Samoa Parliamentary Elections: April 9, 2021

The government building in Apia, Samoa’s capital, and the site of controversy ahead of the April 2021 elections in Samoa. Photo credit: Wikimedia/Balou46 (CC BY-SA 4.0)

Freedom House Rating

Government Type
Parliamentary Republic
General Elections
April 9, 2021
General Elections
March 4, 2016

Samoa will hold general elections on April 9, 2021. Voters will elect members of the Fono (Legislative Assembly).

Political Context

Samoa (not to be confused with American Samoa) consists of two main islands and several smaller islands in the western Pacific. It has been a parliamentary republic since independence in 1962.

Although elections in Samoa are generally considered free and fair, the Human Rights Protection Party (HRPP) has been in power since 1982, and Tuilaepa Sailele Malielegaoi has been prime minister since 1998. HRPP holds nearly all of the seats in the Fono, and is the only recognized party because no other party has the required eight seats to be recognized.

These elections are happening in the context of controversy over proposed changes to the county’s constitutional framework and judiciary. The changes involve questions of Samoan identity; as Anna Dziedzic at the Lowy Institute notes: “At the heart of the debate are questions about the authorship and ownership of the Constitution, and whether it can express Samoan custom or, in Prime Minister Tuilaepa Aiono Sailele Malielegaoi’s words, only palagi or foreign thinking.”

For background: In March 2020, the government introduced a series of bills that would basically create a second, parallel judicial branch based on Samoan customs and give more power to traditional village councils and chiefs.

Opponents argue that the changes would jeopardize constitutional protections for individual rights, and make way for village chiefs to act like despots. Moreover, the bills haven’t gone through the usual process of public scrutiny – the government claims this is due to COVID-19. Both Samoan and international NGOs have urged the government to withdraw the bills. Moreover, Deputy Prime Minister Fiame Naomi Mata’afa publicly opposed the bills and subsequently resigned from HRPP. Furthermore, she has urged Samoans to vote for new leadership in the upcoming elections – or at least to vote in a viable parliamentary opposition.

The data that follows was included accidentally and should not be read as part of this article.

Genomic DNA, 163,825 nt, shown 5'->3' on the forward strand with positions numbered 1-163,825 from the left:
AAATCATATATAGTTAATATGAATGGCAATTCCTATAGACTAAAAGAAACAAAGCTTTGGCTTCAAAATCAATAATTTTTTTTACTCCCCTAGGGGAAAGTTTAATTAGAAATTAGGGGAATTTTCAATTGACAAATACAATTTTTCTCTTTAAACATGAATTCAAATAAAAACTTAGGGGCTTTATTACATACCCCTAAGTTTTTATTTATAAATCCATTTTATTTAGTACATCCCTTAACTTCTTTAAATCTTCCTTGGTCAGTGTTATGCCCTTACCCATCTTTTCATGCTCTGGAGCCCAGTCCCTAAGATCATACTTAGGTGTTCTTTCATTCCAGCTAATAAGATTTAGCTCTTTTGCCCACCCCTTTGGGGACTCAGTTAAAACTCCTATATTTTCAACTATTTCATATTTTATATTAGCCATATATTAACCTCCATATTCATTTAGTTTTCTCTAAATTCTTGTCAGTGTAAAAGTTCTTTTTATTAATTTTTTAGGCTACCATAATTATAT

A New Opposition Coalition to Contest the 2021 Elections in Samoa

Meanwhile, a new opposition party called Fa’atuatua i le Atua Samoa ua Tasi (FAST, “Faith in the one true God”) will run in the elections. Former deputy PM Fiame Naomi Mata’afa supports it. The party has reportedly been raising a lot of money from the Samoan diaspora. While it is far from clear what will happen, this constitutes a significant challenge to HRPP’s longstanding grip on the country.

Geopolitical Context

Similar to other Pacific nations, China has sought to ramp up its presence and influence in Samoa. This increased presence poses risks for democracies in the region.

Curated News and Analysis

Tahlea Aualiitia and Toby Mann, ABC (Australia) (February 13, 2021): Samoa’s Government may be facing the biggest challenge to its rule in 40 years at April’s election

Lagipoiva Cherelle Jackson, The Guardian (November 1, 2020): Allies turned adversaries: Samoa’s former deputy PM to challenge her former leader
Lagipoiva Cherelle Jackson, The Guardian (September 2, 2020): Samoa’s ruling party faces new threat – after nearly 40 years in power
Malama Meleisea and Penelope Schoeffel, Lowy Institute’s The Interpreter (June 23, 2020): Culture, constitution and controversy in Samoa: What’s behind the proposed bills to codify Samoan customs in law?
Fiona Ey, Lowy Institute’s The Interpreter (May 8, 2020): Samoa’s constitutional crisis: Undermining rule of law
Laura Zhou, South China Morning Post (October 19, 2019): China expected to ramp up South Pacific push at economic forum in Samoa

21votes does not necessarily agree with all of the opinions expressed in the linked articles; rather, our goal is to curate a wide range of voices. Furthermore, none of the individuals or organizations referenced have reviewed 21votes’ content. That is to say, their inclusion should not be taken to imply that they endorse us in any way. More on our approach here

Updated March 1, 2021

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